Senator David Vitter, who received $20,500 from formaldehyde producers, blocked the EPA appointment of Dr. Paul Anastas to force another round of reviews.
Besides not wanting to delay the assessment even more, the EPA prefers to have their research reviewed by their Science Advisory Board because it typically takes 12 to 16 months to complete and costs $200,000, compared to an NAS review which typically takes 18 to 24 months and can cost $1 million. Plus, NAS scientists have been connected to industry-funded research.
In 2010, the EPA finally published a draft report that stated that a lifetime of average indoor exposure to formaldehyde would present a 1 in 1,000 chance of developing cancer. After 14 months, the NAS completed their review and recommended that the report be rewritten to more clearly articulate the scientific research—but finding no issue with the research itself, nor its conclusions. Regardless, the American Chemistry Council used NAS’s comments to justify its attacks of the EPA’s research.
In 2014, the EPA released a new version of the assessment, which the NAS gave their stamp of approval, confirming that formaldehyde is a known carcinogen. The ACC responded, declaring that the NAS “[missed] an opportunity to advance the science.”
This year, the EPA’s Rule on Formaldehyde in Composite Wood Products, which sets maximum limits on emissions, was supposed to go into effect, but has since been frozen by the new administration.
EPA Scientists Pressured to Downplay Results
EPA scientist Jess Rowland was accused of playing “political conniving games with the science.”
What’s even more troubling than a delayed assessment though is a flawed one. EPA whistleblowers have alleged that scientists are sometimes pressured to alter or downplay results because of industry influence.
This was evidenced with the EPA's 2010 investigation on the effects of fracking on drinking water.
More than 3,000 pages of internal documents revealed close ties between the EPA and Chesapeake Energy—a key player in the industry who relies on fracking. One EPA employee even commented on a report draft : “[Y]ou guys are part of the team here...please write things in as you see fit.”
Industry demands resulted in the study abandoning a main research goal: to measure pollution levels before and after fracking at two well sites. Not surprisingly, in the end the report declared that they did not find evidence of “widespread, systemic” pollution of drinking water caused by fracking.
In August 2016, the Science Advisory Board completed their review of the study, disappointed with the results. Twenty-six of the 30 reviewers signed a letter condemning the report's conclusions, believing that there was a lack of evidence to support them.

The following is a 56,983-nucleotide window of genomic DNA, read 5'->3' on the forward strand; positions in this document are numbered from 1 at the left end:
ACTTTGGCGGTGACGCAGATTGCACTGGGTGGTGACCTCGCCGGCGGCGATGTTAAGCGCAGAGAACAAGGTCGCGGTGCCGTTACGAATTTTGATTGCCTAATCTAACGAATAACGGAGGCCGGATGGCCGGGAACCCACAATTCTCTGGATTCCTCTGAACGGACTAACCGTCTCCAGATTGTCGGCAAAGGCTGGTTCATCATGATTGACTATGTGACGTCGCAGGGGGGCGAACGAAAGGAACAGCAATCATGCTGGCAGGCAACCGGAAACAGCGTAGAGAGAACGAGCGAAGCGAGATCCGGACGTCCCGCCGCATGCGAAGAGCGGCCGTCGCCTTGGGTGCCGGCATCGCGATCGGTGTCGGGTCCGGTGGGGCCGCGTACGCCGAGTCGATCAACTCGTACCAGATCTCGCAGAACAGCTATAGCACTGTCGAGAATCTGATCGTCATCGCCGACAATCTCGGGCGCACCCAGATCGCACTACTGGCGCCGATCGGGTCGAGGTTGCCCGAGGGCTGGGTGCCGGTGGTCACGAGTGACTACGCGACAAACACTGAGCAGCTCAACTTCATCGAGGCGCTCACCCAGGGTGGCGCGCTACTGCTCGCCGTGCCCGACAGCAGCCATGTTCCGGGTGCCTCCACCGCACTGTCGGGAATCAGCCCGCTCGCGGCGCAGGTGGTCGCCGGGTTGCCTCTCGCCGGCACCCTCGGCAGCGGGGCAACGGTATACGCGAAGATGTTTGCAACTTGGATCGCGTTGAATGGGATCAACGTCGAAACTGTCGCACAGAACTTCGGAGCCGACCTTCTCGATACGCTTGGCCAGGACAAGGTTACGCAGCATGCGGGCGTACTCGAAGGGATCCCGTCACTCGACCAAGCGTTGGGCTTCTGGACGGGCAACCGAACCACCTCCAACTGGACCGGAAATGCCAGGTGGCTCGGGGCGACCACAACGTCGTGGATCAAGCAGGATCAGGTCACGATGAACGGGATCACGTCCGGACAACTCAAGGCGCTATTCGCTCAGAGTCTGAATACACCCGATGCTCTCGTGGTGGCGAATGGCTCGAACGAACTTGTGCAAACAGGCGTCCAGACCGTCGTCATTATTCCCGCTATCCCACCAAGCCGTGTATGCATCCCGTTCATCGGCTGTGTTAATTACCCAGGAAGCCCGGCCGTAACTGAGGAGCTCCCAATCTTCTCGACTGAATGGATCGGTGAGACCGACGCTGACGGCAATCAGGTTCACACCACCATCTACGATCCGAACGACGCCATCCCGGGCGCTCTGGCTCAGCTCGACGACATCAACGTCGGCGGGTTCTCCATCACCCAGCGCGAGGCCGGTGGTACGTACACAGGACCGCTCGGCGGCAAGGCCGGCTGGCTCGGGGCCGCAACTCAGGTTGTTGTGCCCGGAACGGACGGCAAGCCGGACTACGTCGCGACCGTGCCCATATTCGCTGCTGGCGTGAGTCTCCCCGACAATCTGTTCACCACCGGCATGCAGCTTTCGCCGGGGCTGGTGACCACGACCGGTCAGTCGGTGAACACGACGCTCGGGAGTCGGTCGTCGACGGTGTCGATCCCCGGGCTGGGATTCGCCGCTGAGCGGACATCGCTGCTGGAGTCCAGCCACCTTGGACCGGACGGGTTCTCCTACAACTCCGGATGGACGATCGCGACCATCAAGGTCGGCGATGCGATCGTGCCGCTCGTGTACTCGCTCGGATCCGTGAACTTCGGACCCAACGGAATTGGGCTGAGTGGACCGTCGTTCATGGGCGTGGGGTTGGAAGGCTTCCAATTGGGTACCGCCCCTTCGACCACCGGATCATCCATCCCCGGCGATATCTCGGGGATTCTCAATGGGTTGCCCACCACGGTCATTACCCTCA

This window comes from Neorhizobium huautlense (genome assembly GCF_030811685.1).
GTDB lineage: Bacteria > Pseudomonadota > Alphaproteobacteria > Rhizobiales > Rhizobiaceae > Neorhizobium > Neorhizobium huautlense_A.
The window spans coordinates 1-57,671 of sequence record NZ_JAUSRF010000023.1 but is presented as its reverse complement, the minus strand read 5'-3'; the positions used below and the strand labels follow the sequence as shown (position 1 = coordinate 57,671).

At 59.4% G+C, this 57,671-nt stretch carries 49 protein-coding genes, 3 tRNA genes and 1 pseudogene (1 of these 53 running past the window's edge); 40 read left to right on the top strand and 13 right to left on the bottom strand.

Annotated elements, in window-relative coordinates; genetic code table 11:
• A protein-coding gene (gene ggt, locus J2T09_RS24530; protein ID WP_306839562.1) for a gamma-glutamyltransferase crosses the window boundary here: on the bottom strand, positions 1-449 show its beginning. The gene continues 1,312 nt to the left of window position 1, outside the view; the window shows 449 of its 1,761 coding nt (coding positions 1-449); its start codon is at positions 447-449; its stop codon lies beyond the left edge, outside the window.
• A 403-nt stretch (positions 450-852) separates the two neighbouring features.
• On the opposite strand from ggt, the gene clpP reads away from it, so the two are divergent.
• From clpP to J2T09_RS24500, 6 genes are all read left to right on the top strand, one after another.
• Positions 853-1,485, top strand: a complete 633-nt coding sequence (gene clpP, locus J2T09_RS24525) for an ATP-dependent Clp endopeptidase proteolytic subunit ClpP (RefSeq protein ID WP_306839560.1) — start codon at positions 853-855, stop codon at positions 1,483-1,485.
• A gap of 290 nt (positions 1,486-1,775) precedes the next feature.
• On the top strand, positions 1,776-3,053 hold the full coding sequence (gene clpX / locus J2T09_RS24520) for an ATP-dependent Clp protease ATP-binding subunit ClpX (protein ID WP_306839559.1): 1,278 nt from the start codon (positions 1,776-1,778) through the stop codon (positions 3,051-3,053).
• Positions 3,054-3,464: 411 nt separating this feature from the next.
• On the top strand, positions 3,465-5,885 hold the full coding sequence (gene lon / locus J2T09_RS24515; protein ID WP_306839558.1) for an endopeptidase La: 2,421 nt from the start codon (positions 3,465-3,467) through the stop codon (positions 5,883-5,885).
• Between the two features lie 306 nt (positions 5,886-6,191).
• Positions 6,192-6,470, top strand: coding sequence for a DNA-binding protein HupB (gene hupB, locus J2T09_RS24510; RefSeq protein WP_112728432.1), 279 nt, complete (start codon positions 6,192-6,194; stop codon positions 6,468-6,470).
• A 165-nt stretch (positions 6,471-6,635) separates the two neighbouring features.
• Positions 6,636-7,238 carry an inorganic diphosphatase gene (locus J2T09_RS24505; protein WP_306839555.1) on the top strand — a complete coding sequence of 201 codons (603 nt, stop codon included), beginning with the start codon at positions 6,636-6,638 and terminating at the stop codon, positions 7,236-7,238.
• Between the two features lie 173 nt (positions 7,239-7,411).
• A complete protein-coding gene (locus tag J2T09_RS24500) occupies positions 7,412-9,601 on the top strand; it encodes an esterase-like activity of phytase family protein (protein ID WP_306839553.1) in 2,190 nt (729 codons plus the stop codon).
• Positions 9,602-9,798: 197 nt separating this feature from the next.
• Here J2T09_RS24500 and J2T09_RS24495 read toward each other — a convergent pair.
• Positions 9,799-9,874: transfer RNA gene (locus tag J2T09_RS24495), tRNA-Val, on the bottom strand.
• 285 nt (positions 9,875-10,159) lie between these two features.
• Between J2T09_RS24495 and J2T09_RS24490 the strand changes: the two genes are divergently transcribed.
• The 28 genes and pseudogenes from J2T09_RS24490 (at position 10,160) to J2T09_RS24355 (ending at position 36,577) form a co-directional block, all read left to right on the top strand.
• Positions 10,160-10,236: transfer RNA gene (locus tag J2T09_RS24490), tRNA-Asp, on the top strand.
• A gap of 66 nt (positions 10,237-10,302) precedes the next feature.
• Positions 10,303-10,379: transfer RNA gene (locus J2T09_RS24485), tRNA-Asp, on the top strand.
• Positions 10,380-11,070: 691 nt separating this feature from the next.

A similar blurring of facts happened with the EPA’s assessment on glyphosate (commonly known as Roundup), the most used herbicide in the world.
The International Association of Cancer Research and California have classified the chemical as a “probable carcinogen,” and have since battled with glyphosate’s manufacturer Monsanto. California was sued by Monsanto for trying to label it as a carcinogen (which California defeated earlier this year) and the IARC is currently faced with a public relations campaign discrediting their entire organization.
The powerful weed killer has been linked to a host of medical issues, including lymphatic cancers and celiac disease, with potential problems both for those who apply the herbicide and for those who consume produce treated with Roundup.
The EPA issued a report declaring that glyphosate wasn’t a carcinogen but quickly took it down saying that the research wasn’t complete.
A court filing earlier this year though reveals that Monsanto may be influencing the agency. The filing includes correspondence from EPA toxicologist Marion Copley accusing EPA scientist Jess Rowland of intimidating staff to change reports to downplay the risks of glyphosate.
Rowland was one of the authors of an EPA assessment that declared the herbicide was safe; this report was quickly taken down though, citing a need for additional research. In the correspondence, Copley accuses Rowland of playing “political conniving games with the science.”
The glyphosate review is expected to be released in 2017—it’s already delayed by two years.
Fight Back Against the Chemical Industry
Cancer diagnoses and other ailments continue to pile up for American consumers and workers exposed to dangerous substances like glyphosate, formaldehyde, and asbestos. It’s bad enough that these companies produce and use such harmful chemicals, but by preventing the EPA from issuing restrictions and limits on exposure, they are putting profits over the health and safety of many Americans.
If you need help holding manufacturers accountable for exposing you or a loved one to a carcinogen or other dangerous chemical, ClassAction.com can help. Contact our legal team today for a free, no-obligation case review.